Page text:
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Research Article
α-globin Alteration in α-thalassemia Disorder: Prediction and Interaction Defect

Niken Satuti Nur Handayani, Nailil Husna and Immanuel Sanka

Background and Objective: The α-thalassemia is an inherited blood disorder affecting quality and quantity of hemoglobin. It caused mostly by deletion of one or two α-globin genes and characterized by deficient production of α-globin chain in hemoglobin leading from mild anemia to lethal. The α-globin gene with partial deletion could reduce chain production or produce abnormal chain. Its effect depends on mechanism of chain production affected. This study aimed to analyze the effect of partial deletion in α-globin gene influencing the mechanisms to produce functional α-globin chain in α-thalassemia cases. Materials and Method: The three mutant genes from genebank were selected and processed. The analysis performed in deleted sequences determination, mRNA sequences, protein structures and protein chains interaction to form hemoglobin by SWISS MODEL, CHIMERA and SABLE Polyview 2D. Results: The result showed 76 amino acids deleted in one mutant α-globin gene (V00516.1). The mutation gave effect in every mechanism of the α-globin chain conformation and production. It affected protein conformation by losing over half the helical chains. It reduced the function completely, in which, disturb hemoglobin A (HbA) production with emergence of β-sheets conformation. Conclusion: The analysis concluded that the protein produced by the α-globin gene with partial deletion lost its function and unable to form hemoglobin.

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Niken Satuti Nur Handayani, Nailil Husna and Immanuel Sanka, 2017. α-globin Alteration in α-thalassemia Disorder: Prediction and Interaction Defect. Pakistan Journal of Biological Sciences, 20: 343-349.

DOI: 10.3923/pjbs.2017.343.349

Received: February 24, 2017; Accepted: May 05, 2017; Published: June 15, 2017

Copyright: © 2017. This is an open access article distributed under the terms of the creative commons attribution License, which permits unrestricted use, distribution and reproduction in any medium, provided the original author and source are credited.


Hemoglobin (Hb), a transport protein, has an important role in blood regulation. This protein consists of four heme groups on each globin chain. The oxygen from each heme group will bind ferrous ion1. There are several types of hemoglobin which can be formed from many different polypeptide chain components. Furthermore, eight types of hemoglobin already studied in embryonic, fetal and adult phase. In human body, a hemoglobin consists of 2 (two) pairs of globin chain (α-globin and β-globin) 2. There are six of eight types of Hb which are constructed by α-globin chain. One of them is hemoglobin A (HbA) that constructed by two α-globin chains with two β-globin chains3. The α-globin chain is expressed by two α-globin genes which located in chromosome number 164. However, these genes can be altered and formed a genetic disorder called α-thalassemia. The mutation causes an abnormality with low blood quality and quantity production5-6. The mutation of α-globin chain will disrupt the blood protein and ferrous ion regulation7. In the end, the abnormality changes the feature of normal hemoglobin within the whole function.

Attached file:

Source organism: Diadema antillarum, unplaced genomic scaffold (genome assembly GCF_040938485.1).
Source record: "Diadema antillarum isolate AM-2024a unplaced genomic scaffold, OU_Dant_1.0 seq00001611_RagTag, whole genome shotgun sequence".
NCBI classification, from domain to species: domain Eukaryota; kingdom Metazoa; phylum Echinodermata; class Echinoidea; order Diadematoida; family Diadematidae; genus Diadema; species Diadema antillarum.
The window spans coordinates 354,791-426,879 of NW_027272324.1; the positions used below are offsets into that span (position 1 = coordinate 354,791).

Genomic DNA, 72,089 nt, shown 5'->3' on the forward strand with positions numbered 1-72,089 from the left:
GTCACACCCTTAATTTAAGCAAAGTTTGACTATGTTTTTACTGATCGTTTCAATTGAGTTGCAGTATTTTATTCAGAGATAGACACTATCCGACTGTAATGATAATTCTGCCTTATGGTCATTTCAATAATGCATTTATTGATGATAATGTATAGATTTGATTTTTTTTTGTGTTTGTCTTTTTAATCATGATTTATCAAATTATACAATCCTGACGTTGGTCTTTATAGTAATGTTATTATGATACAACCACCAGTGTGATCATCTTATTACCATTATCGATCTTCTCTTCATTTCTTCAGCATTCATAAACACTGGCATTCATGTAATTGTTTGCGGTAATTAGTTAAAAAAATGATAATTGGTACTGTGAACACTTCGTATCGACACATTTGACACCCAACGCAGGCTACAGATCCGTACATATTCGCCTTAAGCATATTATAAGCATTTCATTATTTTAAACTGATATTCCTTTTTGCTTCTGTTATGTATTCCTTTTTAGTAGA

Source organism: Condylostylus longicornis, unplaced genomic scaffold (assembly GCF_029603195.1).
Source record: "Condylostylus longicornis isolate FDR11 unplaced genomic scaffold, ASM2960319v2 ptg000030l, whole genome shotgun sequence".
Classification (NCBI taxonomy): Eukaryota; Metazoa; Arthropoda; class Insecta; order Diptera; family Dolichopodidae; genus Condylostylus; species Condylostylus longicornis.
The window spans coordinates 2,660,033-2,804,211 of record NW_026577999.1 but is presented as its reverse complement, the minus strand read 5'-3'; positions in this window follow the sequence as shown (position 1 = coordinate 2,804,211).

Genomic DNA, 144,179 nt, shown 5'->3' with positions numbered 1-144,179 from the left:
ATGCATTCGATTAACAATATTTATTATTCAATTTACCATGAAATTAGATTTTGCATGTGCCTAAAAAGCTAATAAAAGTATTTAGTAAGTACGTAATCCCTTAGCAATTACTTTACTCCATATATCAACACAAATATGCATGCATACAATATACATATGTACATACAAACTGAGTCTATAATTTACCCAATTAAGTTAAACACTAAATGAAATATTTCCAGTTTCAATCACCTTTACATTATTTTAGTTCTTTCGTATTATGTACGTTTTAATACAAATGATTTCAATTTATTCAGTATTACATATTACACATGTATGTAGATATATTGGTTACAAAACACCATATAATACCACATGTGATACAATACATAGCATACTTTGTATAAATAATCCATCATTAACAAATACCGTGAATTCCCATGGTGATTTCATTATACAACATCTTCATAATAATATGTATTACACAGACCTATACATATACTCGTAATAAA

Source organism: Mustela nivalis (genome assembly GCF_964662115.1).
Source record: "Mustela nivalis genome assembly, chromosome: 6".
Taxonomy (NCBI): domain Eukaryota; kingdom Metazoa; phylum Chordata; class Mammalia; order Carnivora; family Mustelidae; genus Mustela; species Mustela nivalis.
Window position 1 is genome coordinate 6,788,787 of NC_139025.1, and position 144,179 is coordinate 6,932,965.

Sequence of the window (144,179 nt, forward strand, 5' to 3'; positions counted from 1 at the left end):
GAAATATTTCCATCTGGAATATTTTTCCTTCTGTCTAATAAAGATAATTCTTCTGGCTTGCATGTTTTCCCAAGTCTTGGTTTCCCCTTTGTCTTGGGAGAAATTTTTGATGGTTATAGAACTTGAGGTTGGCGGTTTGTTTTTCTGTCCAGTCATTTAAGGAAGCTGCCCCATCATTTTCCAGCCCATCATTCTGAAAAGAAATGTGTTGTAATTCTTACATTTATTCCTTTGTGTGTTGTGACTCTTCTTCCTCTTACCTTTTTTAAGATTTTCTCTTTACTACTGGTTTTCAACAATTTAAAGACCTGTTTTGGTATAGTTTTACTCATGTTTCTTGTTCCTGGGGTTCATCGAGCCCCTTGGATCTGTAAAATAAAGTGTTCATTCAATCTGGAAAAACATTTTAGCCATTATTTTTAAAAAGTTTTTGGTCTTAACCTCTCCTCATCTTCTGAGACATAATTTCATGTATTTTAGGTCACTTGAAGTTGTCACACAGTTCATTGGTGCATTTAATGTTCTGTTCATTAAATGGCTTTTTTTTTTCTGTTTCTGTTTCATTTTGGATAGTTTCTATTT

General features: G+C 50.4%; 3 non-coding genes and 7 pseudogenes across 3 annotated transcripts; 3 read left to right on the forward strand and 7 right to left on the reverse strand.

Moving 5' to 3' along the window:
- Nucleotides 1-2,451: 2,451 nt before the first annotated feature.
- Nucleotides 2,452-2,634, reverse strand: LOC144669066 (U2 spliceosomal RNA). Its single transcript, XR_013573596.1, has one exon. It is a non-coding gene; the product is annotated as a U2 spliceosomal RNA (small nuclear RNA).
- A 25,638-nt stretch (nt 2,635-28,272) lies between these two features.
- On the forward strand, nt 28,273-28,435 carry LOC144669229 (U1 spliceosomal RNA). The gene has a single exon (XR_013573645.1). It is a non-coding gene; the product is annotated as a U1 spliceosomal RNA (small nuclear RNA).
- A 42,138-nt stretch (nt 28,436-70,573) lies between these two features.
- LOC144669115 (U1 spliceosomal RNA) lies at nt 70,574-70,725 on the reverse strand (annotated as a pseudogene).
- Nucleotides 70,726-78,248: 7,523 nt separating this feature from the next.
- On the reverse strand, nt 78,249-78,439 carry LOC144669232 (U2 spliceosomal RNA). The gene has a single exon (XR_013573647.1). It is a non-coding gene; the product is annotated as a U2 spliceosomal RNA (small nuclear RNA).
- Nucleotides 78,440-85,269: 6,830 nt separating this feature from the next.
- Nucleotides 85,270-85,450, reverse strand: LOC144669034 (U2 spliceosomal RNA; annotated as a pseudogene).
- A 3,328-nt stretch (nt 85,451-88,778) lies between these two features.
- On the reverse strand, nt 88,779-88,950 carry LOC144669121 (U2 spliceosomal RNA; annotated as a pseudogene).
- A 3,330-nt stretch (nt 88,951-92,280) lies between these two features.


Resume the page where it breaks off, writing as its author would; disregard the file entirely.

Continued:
Almost all of the mutation types in α-thalassemia are formed by a deletion in the DNA sequence. The deletion affects the α-globin chain and results in the failure protein synthesis8. Unfortunately, thalassemia research is commonly stopped until the disorder detection through DNA sequence alteration. Nevertheless, the alteration of DNA sequence could give the more information about the mechanism of mutation defect. Nowadays, many researchers use the bioinformatics and bio-modelling to get the projection or prediction of the DNA alteration9.

This study aimed to analyze the effect of partial deletion in α-globin gene. It would provide the defect prediction from the expression of mutant gene. Massive alteration which possibly found providing the urgency of confirmation research in laboratory with molecular biology technique to test blood or serum obtained from α-thalassemia patients.